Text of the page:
Day two in Madrid was much more fun. Our group split in two: one that went to an amusement park and my group which went to sightsee. I figured I’d rather go to an amusement park in a country known for them and sightsee in Madrid, since I might not get the chance to do so. We went and saw Cathedrals, Museums, had lunch in Madrid’s center, visited Parks, saw the Royal Palace…
Day three, however, was so similar to day 2 that I figured I made the wrong decision the day prior. We became one group again and those who went to the amusement park were taken to see the same landmarks we had seen the day before, with the addition of a few extra places. At one of those extra places, there was a queue line to see a golden edifice in some Church. And naturally, some of the Lebanese started to cut through the line. I was furious but couldn’t say anything. A few minutes later, a Brazilian tells me that: “You, Lebanese, are an impolite people” because my “friends” had apparently cut him in. And he was right. The sad thing is? the same people that cut the line were telling me yesterday how great life was in Spain because of all the rules. If you like rules, why don’t you apply them if they exist, right?
Also, day three was when we had direct contact with the anti-World Youth Day protests taking place in Madrid. While walking to Domino’s Pizza to have dinner, we were met with three people dressed in black, wrapped up in chains, with a black and white picture of the Pope and reciting some weird sentences. On our way back, some people started to throw bricks on World Youth Day participants and on cars.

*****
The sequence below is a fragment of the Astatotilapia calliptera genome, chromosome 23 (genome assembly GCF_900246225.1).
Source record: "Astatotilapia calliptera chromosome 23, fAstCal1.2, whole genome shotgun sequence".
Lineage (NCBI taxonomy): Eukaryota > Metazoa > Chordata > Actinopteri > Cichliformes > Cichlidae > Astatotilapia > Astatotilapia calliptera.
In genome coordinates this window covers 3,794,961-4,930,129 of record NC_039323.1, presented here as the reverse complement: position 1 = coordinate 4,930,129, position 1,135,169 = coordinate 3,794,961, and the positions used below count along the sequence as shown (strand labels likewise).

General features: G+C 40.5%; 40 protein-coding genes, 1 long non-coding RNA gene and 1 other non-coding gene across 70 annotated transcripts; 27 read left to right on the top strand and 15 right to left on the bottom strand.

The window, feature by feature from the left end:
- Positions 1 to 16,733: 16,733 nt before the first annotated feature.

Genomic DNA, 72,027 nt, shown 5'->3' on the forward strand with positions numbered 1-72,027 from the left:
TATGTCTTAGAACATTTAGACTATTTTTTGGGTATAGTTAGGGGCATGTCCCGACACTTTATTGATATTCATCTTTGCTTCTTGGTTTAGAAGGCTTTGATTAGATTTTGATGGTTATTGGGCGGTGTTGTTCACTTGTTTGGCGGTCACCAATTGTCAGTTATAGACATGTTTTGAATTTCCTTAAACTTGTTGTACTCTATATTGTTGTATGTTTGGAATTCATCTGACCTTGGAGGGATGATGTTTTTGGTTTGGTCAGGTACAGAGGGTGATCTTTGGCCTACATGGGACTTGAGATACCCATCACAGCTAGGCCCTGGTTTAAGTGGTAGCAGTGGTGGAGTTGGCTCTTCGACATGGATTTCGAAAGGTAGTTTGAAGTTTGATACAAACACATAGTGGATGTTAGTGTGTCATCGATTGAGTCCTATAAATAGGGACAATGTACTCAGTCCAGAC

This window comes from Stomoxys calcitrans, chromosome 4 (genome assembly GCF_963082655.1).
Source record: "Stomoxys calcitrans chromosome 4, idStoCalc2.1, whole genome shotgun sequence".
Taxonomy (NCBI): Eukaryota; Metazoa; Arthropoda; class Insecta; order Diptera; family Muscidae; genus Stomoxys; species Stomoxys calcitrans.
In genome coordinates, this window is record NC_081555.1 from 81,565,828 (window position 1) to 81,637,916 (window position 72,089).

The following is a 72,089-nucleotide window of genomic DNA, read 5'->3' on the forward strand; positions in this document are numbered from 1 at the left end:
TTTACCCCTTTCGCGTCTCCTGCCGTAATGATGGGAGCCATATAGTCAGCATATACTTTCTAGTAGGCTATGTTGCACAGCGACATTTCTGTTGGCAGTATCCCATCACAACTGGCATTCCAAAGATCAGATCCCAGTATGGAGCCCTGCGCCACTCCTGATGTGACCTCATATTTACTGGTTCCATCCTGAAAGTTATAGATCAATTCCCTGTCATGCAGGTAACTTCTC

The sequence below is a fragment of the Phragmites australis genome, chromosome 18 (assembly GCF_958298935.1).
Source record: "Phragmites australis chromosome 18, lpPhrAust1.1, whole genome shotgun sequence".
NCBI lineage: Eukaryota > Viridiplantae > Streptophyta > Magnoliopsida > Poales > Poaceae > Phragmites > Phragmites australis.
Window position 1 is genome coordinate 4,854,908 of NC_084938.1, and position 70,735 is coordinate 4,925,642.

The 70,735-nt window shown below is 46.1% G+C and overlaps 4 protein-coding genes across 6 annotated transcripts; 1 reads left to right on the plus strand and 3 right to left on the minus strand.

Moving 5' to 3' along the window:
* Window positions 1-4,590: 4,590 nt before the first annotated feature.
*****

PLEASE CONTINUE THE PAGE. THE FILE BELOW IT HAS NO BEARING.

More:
The day wasn’t all too bad, though. I was hugged by an Italian girl in the streets of Madrid and she gave me her country’s flag and signed it. Luisa, where are you?
The following day, we went to visit our French friends in the northern part of the city. And once again, the northern part of a city is much tidier than the southern part we were staying in. I’m beginning to think it’s a common characteristic that applies everywhere. Our friend’s school was located on a street that made my nerdy self really happy: Calle de Ramon Y Cajal 1. For those who don’t know, Ramon Y Cajal is a very important Nobel-prize winning Neuroscientist. And once again, my iPhone came to the rescue and got us there. That’s a second “suck it” to those who thought I was wasting my time being connected. Soon after meeting our French friends, we took the train for the first time. And it was very similar to the subway, except bigger and more comfortable. Also, you kind of appreciate being able to see the scenery as you travel.
As day four drew to a close, we began preparing to the two most tiring days of our whole trip: the last two days of World Youth Day. Location: the airport of Cuatro Vientos. And if you’re interested enough, tomorrow’s post will be about those two days.
In the meantime, here are some pictures I have left from Madrid. Lost almost all of the pictures that were on my phone:
The awkward moment when this makes perfect sense